I really am wondering about the cost vs benefit of this kind of
secrecy. I can imagine the problems of convincing potential retail
clients that a jeweler should be trusted when that jeweler won't
let the customer know where they can be found.
That really is the crossroad of doing retail from home, isn't it? I
know in my case, that's exactly why I opened a retail location. The
best way to prevent theft is to give no one any reason to think that
there might be something worth stealing. The best way to grow a
business is to make sure that as many potential clients as possible
know about it. The two really don't work well together. I found them
to be completely incompatible.
Having a shop in the home can be a great way to keep expenses low,
but there is a cost. Next to the obvious personal safety and security
concerns, probably the largest problem is the credibility and trust
issue that Stephen describes. The next one is the lack of insurance
coverage available to the home craftsman. Sure you can get it, but
it's usually very restrictive and requires some investments in a
security system and a safe. I think a check of one's homeowner's
policy or mortgage agreement may also reveal wording that forbids a
home business, or at the very minimum limits coverage when there is a
business being run on the premises. Mine did. And then there's the
I would recommend that a home based shop be limited to doing
wholesale work or creating goods that are to be sold and marketed
outside of the home, at shows or online for instance. The risk of
being the victim of a crime is just too high to open it up to the
public. You don't necessarily have to worry about your clientele,
it's mainly the risk posed by the other people that they know, or
even the people that they know, know, that should be cause for
"Where did you get that pendant?"
"I got it from a metalsmith that works from her house, Isn't she
talented? You should see her shop! It's so cool!" I'll have to
introduce you though, she's really careful about who she lets in."
"Really?? Wait til my sister-in-law sees it! She loves that kind of
thing and she'll want to meet her."
Word of mouth at it's best. The part of this story that we don't
know yet, is that the sister-in-law's boyfriend's son just got
released from juvenile detention for assault and breaking and
entering for the fourth time, and tomorrow he's going to overhear a
conversation about a very talented and security conscious metalsmith
creating beautiful jewelry at home. It won't be long until all of
his little buddies from juvey hear about her too. And who knows who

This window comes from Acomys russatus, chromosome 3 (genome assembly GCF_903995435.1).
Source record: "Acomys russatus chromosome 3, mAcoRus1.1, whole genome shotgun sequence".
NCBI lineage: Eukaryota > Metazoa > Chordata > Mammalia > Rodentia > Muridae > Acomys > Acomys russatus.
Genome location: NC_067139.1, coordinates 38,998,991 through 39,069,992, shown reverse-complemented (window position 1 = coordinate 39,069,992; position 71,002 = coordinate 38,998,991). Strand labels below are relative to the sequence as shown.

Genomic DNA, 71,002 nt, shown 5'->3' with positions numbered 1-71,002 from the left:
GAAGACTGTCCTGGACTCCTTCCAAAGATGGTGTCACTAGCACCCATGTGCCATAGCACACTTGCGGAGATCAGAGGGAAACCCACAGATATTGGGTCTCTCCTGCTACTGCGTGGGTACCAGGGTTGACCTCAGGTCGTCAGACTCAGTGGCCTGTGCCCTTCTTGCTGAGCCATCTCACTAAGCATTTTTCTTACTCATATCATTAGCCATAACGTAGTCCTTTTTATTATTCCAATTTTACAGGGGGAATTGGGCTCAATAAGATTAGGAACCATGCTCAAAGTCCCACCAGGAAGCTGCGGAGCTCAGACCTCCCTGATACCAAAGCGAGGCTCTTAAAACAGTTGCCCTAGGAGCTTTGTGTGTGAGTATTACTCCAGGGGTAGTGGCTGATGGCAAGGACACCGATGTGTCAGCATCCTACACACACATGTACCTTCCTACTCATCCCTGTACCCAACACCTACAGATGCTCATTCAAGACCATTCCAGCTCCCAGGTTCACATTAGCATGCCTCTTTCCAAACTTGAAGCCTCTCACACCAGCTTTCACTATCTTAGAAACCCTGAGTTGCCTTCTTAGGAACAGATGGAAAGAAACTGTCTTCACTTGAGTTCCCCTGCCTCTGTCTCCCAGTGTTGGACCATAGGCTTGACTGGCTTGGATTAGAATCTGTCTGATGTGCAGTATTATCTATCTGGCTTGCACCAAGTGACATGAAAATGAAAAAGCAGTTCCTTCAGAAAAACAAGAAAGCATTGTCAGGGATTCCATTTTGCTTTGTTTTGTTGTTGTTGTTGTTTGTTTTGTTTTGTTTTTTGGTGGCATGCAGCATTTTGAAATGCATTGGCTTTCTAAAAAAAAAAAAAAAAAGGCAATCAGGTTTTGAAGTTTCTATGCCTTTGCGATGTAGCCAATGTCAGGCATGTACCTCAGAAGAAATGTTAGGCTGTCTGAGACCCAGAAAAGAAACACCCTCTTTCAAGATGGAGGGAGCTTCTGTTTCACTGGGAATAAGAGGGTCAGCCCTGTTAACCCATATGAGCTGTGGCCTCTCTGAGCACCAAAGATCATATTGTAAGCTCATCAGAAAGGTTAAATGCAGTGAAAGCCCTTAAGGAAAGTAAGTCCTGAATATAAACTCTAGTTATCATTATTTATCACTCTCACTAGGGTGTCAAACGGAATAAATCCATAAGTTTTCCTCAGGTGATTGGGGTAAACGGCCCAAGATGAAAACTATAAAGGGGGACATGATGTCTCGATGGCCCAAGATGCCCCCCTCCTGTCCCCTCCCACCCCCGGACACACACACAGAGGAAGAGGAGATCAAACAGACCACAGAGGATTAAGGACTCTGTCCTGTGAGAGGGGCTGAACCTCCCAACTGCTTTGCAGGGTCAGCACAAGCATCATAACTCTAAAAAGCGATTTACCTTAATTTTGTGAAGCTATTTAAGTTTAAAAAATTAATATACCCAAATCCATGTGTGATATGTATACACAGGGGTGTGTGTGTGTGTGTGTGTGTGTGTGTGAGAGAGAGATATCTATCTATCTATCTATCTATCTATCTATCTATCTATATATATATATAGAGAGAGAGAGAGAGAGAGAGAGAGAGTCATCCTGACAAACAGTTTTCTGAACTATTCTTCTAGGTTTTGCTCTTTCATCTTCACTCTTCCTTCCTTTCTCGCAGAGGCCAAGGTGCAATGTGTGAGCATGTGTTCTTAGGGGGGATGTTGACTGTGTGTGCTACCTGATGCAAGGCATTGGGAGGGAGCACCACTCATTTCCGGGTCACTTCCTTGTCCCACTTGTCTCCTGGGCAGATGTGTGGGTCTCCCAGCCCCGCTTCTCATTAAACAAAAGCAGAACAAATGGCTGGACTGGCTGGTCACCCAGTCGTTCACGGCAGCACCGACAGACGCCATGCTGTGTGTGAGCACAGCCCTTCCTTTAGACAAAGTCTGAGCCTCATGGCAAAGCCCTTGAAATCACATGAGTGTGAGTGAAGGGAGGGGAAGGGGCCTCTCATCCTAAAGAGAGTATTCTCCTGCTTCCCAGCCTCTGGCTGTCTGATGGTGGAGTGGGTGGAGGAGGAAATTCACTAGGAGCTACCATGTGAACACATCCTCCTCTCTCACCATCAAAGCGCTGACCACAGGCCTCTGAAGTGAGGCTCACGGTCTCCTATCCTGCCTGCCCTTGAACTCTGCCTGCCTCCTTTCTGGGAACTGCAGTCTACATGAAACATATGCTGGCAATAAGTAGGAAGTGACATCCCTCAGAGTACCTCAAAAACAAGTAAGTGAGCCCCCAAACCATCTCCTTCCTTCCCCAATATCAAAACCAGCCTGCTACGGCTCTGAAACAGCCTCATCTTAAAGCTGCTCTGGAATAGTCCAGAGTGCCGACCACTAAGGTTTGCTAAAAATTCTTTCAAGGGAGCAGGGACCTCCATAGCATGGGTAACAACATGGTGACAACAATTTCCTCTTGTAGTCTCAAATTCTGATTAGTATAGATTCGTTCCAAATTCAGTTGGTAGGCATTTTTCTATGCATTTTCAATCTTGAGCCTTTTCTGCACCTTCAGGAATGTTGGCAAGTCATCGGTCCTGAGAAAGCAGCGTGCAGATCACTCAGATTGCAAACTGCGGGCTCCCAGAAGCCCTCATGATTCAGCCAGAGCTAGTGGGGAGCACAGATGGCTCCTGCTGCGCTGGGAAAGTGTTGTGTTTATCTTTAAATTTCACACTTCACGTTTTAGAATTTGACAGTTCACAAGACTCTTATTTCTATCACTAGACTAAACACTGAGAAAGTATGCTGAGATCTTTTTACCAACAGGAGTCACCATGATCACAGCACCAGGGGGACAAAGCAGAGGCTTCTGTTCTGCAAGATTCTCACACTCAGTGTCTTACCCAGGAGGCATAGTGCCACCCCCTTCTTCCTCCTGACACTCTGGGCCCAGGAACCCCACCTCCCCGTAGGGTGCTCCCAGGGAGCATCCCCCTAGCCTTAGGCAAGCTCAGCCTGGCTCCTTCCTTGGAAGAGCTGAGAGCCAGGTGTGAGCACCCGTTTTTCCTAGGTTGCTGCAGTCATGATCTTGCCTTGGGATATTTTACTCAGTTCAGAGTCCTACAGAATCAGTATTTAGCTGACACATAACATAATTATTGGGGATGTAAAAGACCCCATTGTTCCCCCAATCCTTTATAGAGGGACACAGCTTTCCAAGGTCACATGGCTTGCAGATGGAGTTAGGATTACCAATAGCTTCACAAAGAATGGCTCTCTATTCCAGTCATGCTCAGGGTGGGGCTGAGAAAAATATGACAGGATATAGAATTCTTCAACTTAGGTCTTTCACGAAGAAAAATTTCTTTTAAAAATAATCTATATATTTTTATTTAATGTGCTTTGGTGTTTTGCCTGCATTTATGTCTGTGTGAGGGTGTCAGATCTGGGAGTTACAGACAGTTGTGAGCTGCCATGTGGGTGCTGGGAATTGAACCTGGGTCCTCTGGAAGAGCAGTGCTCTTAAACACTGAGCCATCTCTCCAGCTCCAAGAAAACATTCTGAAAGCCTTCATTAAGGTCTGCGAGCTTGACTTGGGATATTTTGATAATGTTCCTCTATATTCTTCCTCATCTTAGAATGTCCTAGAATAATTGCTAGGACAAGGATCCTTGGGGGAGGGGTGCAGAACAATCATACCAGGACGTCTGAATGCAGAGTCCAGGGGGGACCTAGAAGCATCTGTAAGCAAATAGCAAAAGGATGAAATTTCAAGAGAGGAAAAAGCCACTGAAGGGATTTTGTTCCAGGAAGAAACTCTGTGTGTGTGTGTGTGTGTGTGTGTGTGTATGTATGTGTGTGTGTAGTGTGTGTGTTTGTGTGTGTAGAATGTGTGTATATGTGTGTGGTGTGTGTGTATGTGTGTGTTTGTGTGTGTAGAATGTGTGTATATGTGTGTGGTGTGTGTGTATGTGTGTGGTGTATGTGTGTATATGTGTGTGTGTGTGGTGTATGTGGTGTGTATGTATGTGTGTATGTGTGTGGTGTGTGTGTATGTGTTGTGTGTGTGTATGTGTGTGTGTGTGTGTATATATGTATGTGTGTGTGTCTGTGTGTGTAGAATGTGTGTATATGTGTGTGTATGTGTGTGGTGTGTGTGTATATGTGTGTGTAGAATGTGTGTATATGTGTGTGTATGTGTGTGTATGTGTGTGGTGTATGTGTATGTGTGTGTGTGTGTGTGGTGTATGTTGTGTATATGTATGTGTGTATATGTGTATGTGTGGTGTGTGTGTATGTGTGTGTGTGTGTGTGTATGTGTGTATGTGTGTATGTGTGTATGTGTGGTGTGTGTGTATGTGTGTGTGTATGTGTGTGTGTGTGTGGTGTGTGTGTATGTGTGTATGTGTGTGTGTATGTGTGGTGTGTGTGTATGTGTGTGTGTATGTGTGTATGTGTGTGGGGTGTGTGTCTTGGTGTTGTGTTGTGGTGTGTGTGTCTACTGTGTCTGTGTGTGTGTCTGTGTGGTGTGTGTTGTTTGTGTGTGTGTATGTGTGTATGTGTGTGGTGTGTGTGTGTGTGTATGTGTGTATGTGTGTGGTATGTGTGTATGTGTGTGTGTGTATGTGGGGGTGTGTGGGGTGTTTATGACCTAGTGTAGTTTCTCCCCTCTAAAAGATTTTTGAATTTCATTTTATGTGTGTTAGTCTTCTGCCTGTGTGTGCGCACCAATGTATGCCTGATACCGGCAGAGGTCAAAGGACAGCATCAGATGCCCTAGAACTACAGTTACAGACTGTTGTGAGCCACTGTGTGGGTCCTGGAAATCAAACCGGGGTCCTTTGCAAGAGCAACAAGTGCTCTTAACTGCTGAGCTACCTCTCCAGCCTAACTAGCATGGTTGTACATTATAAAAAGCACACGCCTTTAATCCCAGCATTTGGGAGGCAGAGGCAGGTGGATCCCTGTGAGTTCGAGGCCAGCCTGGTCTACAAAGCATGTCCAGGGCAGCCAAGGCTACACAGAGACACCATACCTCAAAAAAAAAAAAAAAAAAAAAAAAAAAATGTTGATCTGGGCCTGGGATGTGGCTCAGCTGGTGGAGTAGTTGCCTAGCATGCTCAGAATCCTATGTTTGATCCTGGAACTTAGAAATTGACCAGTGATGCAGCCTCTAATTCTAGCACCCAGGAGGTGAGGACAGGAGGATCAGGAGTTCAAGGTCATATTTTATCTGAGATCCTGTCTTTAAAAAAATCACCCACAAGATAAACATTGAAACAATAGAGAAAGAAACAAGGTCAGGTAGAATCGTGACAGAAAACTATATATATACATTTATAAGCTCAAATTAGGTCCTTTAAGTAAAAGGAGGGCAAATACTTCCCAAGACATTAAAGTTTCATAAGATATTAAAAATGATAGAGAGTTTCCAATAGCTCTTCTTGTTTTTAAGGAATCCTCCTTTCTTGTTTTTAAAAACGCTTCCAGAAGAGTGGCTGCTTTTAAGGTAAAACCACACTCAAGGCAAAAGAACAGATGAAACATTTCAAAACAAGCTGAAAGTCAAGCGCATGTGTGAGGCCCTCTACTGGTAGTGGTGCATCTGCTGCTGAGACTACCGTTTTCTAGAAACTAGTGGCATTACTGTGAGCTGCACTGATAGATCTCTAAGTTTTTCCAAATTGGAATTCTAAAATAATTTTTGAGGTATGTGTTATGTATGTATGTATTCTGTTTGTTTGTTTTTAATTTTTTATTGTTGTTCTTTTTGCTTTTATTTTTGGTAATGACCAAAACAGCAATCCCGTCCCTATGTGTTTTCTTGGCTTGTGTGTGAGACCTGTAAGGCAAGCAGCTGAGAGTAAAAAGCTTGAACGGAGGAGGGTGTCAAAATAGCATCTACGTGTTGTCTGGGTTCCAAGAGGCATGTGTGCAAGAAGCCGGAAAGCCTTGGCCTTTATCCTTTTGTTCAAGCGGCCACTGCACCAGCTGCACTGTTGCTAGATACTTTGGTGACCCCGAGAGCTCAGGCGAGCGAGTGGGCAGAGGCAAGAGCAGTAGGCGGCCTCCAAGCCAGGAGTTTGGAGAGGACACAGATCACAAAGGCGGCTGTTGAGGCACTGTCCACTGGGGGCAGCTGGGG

they know that might be interested in that little piece of
or how much the story will have been embellished by the
time it gets to the end-user.
That's the kind of thing that you have to worry about, and unless
nobody knows where and what you do, you have to assume that if one
person knows, everybody knows or can find out. Once it's out there,
there's not a darn thing you can do to control who gets access to
There are also local ordinances that might come into play with the
home shop. In many parts of the US (specifically) there are zoning
restrictions that prohibit running a retail business from a
residential location. So a home craftsperson may face not only an
elevated risk of home invasion or burglary, a lack of sufficient
insurance coverage and a real marketing conundrum, but fines and
other legal action from the local government, if the shop is not up
to code and they ever find out. They can fine you and hit you with
interest and penalties from day one too, in many locales.
The very worst way for them to find out is immediately after a
break-in or even a fire when the police ask for a list of things
damaged and/or stolen and by the way, how come you have all these
tools in here. That's not the best time to find out about insurance
conditions and limits or mortgage restrictions either. The burglary
or fire may actually end up being the easy part if you haven't done
your homework. And unless you hold public office, the fact that you
"didn't know" won't get you any breaks from anyone.
Of course every situation is different, and the things that I face
here may be quite different from what someone in rural South Dakota
is dealing with. Still, there's no free lunch and urban America isn't
the only place bad people do bad things. I put my family's safety and
the security of other people's belongings entrusted to my care above
all else. That's why I don't work from home anymore.